Kagu

science

Let me tell you about the time I met a kagu. In case you've never seen a picture of one before, the kagu, Rhynochetos jubatus, is the national bird of New Caledonia, and was extremely endangered in the early 1980's, getting down to about 60 or 70 individuals in the world. The kagu is the only surviving representative of an entire family of birds which was once endemic in New Caledonia. Their problem--as with many island bird species--was that they were totally unprepared by evolution for the introduction of mammals like pigs, dogs, rats and cats. In many ways, kagus are rather odd birds. They nest on the ground, bark like dogs, hiss like snakes when threatened, and can't really fly. None of these superhero-like abilities equipped them well for dealing with ground-dwelling mammalian predators, and when the effects of habitat reduction were factored in, it looked as if the kagu was doomed to go the way of the dodo or the moa.

Luckily, a concerted effort was made to protect the species, lead by a remarkable man called Yves Letocart (who I was lucky enough to meet while I was there). Non-native predators were trapped or shot, and a captive breeding programme established to build the numbers up before reintroducing individuals back into the wild. Now, there are around 1,000 individuals in New Caledonia, and they are breeding successfully in the wild. Since they are an endemic species, this is 1,000 in the world--still a very rare bird, but in a much better state than before.

When I was staying in New Caledonia, I spent some time in Parc de la Rivière Bleu, and caught tantalising glimpses of kagus, melting into the forest when I was too far away to see them, even with binoculars. I really wanted to see one close up--partly because I'd never seen such an endangered animal before--but I resigned myself to only seeing them from a distance. One rainy day, I took shelter in one of the thatched open-sided huts--provided in the Parc near the camping areas--to write up my field notes. I was sitting quietly, writing away, when I spotted a greyish bird wandering towards me. I saw the red beak and legs, and realized with a shock that it was a kagu. I immediately froze and watched as it slowly pottered towards me, fossicking away in the damp grass for food.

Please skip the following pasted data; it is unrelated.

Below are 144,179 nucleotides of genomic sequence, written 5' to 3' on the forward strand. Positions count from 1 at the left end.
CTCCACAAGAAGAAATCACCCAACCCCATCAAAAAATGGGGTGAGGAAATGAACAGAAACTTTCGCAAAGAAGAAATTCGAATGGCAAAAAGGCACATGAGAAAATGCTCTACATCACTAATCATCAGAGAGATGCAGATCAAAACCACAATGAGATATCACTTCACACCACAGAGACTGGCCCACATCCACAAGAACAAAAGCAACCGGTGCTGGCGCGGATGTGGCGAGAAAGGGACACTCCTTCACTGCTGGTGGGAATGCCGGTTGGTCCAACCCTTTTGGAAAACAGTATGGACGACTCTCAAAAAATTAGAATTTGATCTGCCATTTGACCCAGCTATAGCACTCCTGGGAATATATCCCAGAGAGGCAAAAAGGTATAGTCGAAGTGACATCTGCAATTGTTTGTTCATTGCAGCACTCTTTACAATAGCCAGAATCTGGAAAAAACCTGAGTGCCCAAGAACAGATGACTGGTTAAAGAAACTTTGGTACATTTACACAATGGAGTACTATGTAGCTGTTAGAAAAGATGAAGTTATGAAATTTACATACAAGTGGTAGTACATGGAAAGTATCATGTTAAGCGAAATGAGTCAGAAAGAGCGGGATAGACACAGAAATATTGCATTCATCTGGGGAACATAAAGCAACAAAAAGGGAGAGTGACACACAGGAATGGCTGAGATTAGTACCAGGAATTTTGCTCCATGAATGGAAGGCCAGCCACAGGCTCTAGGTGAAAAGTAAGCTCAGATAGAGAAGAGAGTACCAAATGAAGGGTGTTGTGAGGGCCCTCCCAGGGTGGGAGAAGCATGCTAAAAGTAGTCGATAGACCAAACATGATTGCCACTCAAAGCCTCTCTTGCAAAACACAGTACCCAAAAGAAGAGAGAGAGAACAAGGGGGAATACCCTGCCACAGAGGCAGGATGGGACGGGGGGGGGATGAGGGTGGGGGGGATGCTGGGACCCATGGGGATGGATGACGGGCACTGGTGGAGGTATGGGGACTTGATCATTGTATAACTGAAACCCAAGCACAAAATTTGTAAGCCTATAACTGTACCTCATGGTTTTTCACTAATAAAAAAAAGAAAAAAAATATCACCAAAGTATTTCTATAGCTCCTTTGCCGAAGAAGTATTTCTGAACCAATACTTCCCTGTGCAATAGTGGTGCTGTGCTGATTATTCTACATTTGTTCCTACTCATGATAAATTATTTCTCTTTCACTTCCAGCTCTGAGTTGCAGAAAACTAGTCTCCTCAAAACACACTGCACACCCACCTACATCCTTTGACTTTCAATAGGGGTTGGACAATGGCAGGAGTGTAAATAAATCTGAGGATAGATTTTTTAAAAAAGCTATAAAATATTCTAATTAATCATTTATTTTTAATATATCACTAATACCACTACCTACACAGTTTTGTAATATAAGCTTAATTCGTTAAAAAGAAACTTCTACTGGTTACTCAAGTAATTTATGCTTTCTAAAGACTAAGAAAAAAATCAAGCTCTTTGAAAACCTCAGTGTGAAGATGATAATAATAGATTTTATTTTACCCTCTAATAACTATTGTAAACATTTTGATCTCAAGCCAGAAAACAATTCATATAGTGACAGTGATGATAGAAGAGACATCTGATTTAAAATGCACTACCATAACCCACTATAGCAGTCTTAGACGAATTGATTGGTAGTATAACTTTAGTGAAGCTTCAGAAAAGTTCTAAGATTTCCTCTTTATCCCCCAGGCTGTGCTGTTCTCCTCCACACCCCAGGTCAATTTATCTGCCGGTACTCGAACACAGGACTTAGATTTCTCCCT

I'm sure I'm not the only person who--when in an environment where any noise would be totally frowned upon--inevitably feels an irresistible urge to cough or sneeze. The closer the kagu got, the stronger the urge to cough became. This is why I will never make a field ornithologist. I was terrified that I would cough explosively, the kagu would have a heart attack or die of shock, and I would be personally responsible for reducing the world kagu population by about 0.1%. When it was about 1m away from me, I couldn't hold back any longer, and coughed at what seemed to me to be thunderous decibel levels. I watched the kagu in horror, convinced that it was about to keel over. There were several tense moments in which terrified biologist met the gaze of mildly perplexed kagu. It stared at me--motionless for a few moments--performed the bird equivalent of shrugging its shoulders, then carried on pottering about, whereupon I remembered that breathing is fairly important prerequisite for human survival. I ended up watching it for about 20 minutes more before it finally disappeared into the forest. It was a real priviledge.

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